Historic Nationwide Partnership Formed to Reform Federal Child Welfare Financing

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Both the public and private child and family serving sectors are represented in a partnership between the American Public Human Services Association (APHSA), the Alliance for Children and Families, and the National Organization for State Associations for Children (NOSAC) formed to collectively impact the child welfare finance reform debate taking place on Capitol Hill. They have committed to a comprehensive strategy for achieving child welfare financing and practice alignment by using proven practices to ensure the system is designed to achieve better outcomes.

Three leading national organizations have formed an historic partnership to collectively impact the child welfare finance reform debate taking place on Capitol Hill. At the heart of the partnership is a comprehensive strategy for achieving child welfare financing and practice alignment by using proven practices to ensure the system is designed to achieve better outcomes.

Both the public and private child and family serving sectors are represented in the American Public Human Services Association (APHSA), the Alliance for Children and Families, and the National Organization for State Associations for Children (NOSAC) partnership.

“Members of all three organizations note that current funding is misaligned with our shared national goals for safety, permanency, and well-being,” said Tracy Wareing, executive director of APHSA. She went on to say, “It’s time to move the outdated federal financing system forward and use what we know works to improve outcomes for the children and families we serve.”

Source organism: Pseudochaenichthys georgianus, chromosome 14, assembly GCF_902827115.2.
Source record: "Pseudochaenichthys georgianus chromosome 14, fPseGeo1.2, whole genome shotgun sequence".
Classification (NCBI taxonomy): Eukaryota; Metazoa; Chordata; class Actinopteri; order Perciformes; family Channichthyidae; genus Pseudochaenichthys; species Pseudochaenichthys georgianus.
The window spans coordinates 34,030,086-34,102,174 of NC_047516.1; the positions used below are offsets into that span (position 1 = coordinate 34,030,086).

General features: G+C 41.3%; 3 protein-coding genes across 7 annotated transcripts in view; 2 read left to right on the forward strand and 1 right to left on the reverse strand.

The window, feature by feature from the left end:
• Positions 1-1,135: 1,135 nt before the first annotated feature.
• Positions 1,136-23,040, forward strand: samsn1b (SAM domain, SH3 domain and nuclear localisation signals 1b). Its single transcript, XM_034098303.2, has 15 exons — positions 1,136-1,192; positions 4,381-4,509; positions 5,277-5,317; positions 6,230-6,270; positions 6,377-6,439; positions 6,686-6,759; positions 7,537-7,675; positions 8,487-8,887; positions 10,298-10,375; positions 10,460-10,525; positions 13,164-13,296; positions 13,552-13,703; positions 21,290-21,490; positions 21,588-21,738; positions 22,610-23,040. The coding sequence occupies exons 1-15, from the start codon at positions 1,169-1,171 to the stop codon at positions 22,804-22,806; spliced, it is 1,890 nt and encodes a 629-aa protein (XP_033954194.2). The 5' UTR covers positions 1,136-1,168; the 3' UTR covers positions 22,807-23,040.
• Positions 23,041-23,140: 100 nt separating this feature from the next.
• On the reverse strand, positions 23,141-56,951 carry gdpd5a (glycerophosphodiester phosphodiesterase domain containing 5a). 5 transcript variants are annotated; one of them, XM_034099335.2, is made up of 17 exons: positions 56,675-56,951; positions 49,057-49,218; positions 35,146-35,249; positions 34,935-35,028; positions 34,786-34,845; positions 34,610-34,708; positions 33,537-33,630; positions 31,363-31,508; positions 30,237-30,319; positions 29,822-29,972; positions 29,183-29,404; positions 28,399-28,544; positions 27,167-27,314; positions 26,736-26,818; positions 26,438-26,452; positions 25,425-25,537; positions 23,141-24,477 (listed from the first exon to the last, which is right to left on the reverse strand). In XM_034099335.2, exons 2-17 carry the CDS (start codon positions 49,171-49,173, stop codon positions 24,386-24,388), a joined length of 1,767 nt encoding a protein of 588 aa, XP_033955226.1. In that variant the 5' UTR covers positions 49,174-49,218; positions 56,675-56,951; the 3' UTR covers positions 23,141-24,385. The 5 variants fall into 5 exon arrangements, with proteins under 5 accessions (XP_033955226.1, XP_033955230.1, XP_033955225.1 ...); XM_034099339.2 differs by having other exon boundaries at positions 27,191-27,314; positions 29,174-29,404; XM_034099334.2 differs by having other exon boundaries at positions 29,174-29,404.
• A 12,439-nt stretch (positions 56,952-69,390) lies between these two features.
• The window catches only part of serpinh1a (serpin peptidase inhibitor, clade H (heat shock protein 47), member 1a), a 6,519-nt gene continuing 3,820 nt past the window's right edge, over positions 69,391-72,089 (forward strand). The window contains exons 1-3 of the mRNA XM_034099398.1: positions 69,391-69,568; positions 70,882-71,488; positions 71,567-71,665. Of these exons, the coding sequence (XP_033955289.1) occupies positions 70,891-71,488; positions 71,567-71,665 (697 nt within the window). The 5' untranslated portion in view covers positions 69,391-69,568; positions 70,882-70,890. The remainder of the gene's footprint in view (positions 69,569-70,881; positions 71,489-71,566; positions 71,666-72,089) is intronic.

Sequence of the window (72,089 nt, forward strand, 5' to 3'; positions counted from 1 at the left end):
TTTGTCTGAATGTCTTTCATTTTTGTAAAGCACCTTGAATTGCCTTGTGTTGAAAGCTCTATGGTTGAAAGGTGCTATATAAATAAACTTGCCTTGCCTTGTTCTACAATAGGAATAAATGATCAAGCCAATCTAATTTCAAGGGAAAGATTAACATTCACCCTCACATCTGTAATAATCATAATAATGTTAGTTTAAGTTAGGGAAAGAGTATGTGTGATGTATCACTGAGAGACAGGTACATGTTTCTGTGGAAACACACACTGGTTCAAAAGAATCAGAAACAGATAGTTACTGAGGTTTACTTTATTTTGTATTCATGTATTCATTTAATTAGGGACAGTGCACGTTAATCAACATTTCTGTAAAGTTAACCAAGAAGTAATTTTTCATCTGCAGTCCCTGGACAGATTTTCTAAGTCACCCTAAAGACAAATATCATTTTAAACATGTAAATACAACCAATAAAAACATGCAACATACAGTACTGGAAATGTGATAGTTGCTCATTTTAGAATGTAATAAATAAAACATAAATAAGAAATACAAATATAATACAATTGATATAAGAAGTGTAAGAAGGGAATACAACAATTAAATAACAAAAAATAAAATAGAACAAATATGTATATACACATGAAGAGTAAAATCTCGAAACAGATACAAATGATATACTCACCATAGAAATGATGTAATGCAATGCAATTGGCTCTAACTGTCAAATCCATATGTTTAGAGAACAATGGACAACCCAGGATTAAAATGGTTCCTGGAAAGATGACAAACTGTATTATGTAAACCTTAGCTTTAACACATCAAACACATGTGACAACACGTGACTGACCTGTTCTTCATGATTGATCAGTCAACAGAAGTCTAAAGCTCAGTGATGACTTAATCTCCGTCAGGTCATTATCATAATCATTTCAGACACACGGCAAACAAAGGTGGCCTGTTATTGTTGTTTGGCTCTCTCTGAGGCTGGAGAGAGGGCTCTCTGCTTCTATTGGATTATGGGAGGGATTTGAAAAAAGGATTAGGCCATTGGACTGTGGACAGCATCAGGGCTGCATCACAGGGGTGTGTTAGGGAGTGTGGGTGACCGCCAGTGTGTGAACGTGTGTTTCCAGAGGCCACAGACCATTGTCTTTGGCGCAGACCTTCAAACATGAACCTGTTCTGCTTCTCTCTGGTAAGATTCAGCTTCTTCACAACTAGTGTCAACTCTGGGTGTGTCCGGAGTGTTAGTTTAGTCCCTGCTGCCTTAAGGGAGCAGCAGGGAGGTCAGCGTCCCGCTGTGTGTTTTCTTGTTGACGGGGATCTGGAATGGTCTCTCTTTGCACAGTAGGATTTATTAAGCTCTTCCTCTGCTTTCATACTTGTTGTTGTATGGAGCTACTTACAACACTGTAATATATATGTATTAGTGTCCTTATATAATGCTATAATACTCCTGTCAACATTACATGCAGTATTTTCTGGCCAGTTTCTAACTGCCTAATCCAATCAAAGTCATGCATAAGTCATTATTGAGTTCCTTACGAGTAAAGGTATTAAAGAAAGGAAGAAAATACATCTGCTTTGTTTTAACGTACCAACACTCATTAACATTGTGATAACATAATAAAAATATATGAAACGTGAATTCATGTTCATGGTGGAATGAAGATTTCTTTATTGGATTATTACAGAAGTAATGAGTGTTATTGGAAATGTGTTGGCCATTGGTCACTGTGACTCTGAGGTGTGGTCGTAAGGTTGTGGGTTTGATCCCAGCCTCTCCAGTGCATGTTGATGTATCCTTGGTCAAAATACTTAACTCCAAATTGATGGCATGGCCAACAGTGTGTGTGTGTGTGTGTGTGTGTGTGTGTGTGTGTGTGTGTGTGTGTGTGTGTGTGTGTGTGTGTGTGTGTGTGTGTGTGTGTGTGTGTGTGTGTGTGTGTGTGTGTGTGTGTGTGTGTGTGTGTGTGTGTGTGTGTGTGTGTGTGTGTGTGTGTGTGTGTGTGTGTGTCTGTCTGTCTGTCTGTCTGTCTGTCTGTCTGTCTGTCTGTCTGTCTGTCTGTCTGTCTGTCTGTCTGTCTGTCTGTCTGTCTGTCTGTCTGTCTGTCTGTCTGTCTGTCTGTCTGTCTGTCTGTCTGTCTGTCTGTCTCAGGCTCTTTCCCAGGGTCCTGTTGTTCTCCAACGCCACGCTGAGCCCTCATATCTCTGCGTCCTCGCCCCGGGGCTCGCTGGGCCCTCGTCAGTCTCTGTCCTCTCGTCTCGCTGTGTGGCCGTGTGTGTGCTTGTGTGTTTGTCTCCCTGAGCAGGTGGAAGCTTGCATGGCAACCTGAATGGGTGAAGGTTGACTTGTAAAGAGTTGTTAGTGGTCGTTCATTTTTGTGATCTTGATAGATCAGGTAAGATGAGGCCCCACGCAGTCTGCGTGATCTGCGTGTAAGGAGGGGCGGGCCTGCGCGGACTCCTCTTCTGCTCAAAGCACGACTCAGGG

On September 24, the group released its Shared Principles for Child Welfare Fiscal, Policy, and Practice Alignment (http://www.alliance1.org/sites/default/files/pdf_upload/peter/shared_cwfr_principles_for_aphsa_nosac_and_the_alliance_september_2014_final.pdf.)

The principles serve as the backbone for an innovative child welfare finance policy design, which the group initially presented to the U.S. Senate Caucus on Foster Youth at its Discussion on Child Welfare Reform on July 30, 2014 (http://www.alliance1.org/sites/default/files/pdf_upload/peter/alliance_for_children_and_families_aphsa_nosac.pdf).

In the next few months, the partners are working to further develop details of the reform package and to jointly engage and mobilize their members and networks to begin sharing the unifying principles and reform recommendations more widely.

“We’re coalescing the powerful voices of the people across this country who work directly with children and families every day to make the point that now is the time for federal child welfare finance reform,” said Susan Dreyfus, president and CEO of the Alliance. “We’re backing up the call to action with strong, specific recommendations for change.”

The APHSA, the Alliance, and NOSAC recommendations are focused on ensuring that the best interests of both the child and the family are at the center of decision-making and reform efforts. This is the group’s single most important guiding principle.

“Our principled, values-driven approach is the nexus of our partnership,” shared, Linda Hall, president of NOSAC. “We believe it’s critical that public financing supports strategies that are best for children and families.”